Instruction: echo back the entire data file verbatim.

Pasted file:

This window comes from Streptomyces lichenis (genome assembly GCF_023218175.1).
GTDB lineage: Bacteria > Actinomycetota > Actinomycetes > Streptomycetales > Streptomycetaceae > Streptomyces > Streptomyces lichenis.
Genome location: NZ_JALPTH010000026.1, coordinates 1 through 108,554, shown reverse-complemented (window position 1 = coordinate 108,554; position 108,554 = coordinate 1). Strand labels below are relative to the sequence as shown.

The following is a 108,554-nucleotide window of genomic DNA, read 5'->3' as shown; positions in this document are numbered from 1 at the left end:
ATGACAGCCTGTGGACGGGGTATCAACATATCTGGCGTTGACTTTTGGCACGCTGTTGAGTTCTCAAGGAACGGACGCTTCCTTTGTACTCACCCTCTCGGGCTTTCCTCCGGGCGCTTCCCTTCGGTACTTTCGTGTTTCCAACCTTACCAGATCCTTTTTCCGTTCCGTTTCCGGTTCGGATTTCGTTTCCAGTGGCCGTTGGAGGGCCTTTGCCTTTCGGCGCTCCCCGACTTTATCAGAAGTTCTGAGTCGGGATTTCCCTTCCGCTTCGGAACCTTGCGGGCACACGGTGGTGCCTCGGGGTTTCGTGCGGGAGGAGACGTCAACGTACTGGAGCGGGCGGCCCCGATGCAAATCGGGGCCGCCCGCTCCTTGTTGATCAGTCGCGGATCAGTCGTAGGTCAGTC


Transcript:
This window comes from Streptomyces lichenis (genome assembly GCF_023218175.1).
GTDB lineage: Bacteria > Actinomycetota > Actinomycetes > Streptomycetales > Streptomycetaceae > Streptomyces > Streptomyces lichenis.
Genome location: NZ_JALPTH010000026.1, coordinates 1 through 108,554, shown reverse-complemented (window position 1 = coordinate 108,554; position 108,554 = coordinate 1). Strand labels below are relative to the sequence as shown.

The following is a 108,554-nucleotide window of genomic DNA, read 5'->3' as shown; positions in this document are numbered from 1 at the left end:
ATGACAGCCTGTGGACGGGGTATCAACATATCTGGCGTTGACTTTTGGCACGCTGTTGAGTTCTCAAGGAACGGACGCTTCCTTTGTACTCACCCTCTCGGGCTTTCCTCCGGGCGCTTCCCTTCGGTACTTTCGTGTTTCCAACCTTACCAGATCCTTTTTCCGTTCCGTTTCCGGTTCGGATTTCGTTTCCAGTGGCCGTTGGAGGGCCTTTGCCTTTCGGCGCTCCCCGACTTTATCAGAAGTTCTGAGTCGGGATTTCCCTTCCGCTTCGGAACCTTGCGGGCACACGGTGGTGCCTCGGGGTTTCGTGCGGGAGGAGACGTCAACGTACTGGAGCGGGCGGCCCCGATGCAAATCGGGGCCGCCCGCTCCTTGTTGATCAGTCGCGGATCAGTCGTAGGTCAGTC